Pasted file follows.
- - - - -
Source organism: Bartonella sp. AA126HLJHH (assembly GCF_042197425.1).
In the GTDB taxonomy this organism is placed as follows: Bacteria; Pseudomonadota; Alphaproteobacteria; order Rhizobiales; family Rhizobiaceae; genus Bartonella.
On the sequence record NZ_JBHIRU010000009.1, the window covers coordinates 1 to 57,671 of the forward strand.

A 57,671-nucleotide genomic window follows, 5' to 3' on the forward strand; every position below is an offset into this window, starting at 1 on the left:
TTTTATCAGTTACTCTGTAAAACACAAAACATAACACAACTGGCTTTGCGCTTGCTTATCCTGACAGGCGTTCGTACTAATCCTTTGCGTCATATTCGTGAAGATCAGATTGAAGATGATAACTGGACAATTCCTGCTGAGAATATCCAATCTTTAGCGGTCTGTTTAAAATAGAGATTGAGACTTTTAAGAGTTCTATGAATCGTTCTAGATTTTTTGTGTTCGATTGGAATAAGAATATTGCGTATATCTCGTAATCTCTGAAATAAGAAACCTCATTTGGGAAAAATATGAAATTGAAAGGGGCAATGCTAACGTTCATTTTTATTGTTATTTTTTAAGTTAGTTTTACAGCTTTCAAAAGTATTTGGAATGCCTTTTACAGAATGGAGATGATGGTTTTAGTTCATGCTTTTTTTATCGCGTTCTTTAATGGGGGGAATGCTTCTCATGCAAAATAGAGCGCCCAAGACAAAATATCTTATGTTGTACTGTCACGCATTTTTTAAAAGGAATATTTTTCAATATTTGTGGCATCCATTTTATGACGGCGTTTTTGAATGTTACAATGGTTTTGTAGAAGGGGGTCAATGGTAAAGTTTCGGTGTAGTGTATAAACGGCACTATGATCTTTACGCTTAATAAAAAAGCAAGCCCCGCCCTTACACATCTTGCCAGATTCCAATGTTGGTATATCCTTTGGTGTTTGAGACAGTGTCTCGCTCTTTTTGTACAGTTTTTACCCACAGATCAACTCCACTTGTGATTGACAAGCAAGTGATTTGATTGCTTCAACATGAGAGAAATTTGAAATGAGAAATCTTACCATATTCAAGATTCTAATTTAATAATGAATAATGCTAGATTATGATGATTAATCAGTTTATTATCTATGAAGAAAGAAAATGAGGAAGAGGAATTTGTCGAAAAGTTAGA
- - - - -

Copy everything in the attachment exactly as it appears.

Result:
Source organism: Bartonella sp. AA126HLJHH (assembly GCF_042197425.1).
In the GTDB taxonomy this organism is placed as follows: Bacteria; Pseudomonadota; Alphaproteobacteria; order Rhizobiales; family Rhizobiaceae; genus Bartonella.
On the sequence record NZ_JBHIRU010000009.1, the window covers coordinates 1 to 57,671 of the forward strand.

A 57,671-nucleotide genomic window follows, 5' to 3' on the forward strand; every position below is an offset into this window, starting at 1 on the left:
TTTTATCAGTTACTCTGTAAAACACAAAACATAACACAACTGGCTTTGCGCTTGCTTATCCTGACAGGCGTTCGTACTAATCCTTTGCGTCATATTCGTGAAGATCAGATTGAAGATGATAACTGGACAATTCCTGCTGAGAATATCCAATCTTTAGCGGTCTGTTTAAAATAGAGATTGAGACTTTTAAGAGTTCTATGAATCGTTCTAGATTTTTTGTGTTCGATTGGAATAAGAATATTGCGTATATCTCGTAATCTCTGAAATAAGAAACCTCATTTGGGAAAAATATGAAATTGAAAGGGGCAATGCTAACGTTCATTTTTATTGTTATTTTTTAAGTTAGTTTTACAGCTTTCAAAAGTATTTGGAATGCCTTTTACAGAATGGAGATGATGGTTTTAGTTCATGCTTTTTTTATCGCGTTCTTTAATGGGGGGAATGCTTCTCATGCAAAATAGAGCGCCCAAGACAAAATATCTTATGTTGTACTGTCACGCATTTTTTAAAAGGAATATTTTTCAATATTTGTGGCATCCATTTTATGACGGCGTTTTTGAATGTTACAATGGTTTTGTAGAAGGGGGTCAATGGTAAAGTTTCGGTGTAGTGTATAAACGGCACTATGATCTTTACGCTTAATAAAAAAGCAAGCCCCGCCCTTACACATCTTGCCAGATTCCAATGTTGGTATATCCTTTGGTGTTTGAGACAGTGTCTCGCTCTTTTTGTACAGTTTTTACCCACAGATCAACTCCACTTGTGATTGACAAGCAAGTGATTTGATTGCTTCAACATGAGAGAAATTTGAAATGAGAAATCTTACCATATTCAAGATTCTAATTTAATAATGAATAATGCTAGATTATGATGATTAATCAGTTTATTATCTATGAAGAAAGAAAATGAGGAAGAGGAATTTGTCGAAAAGTTAGA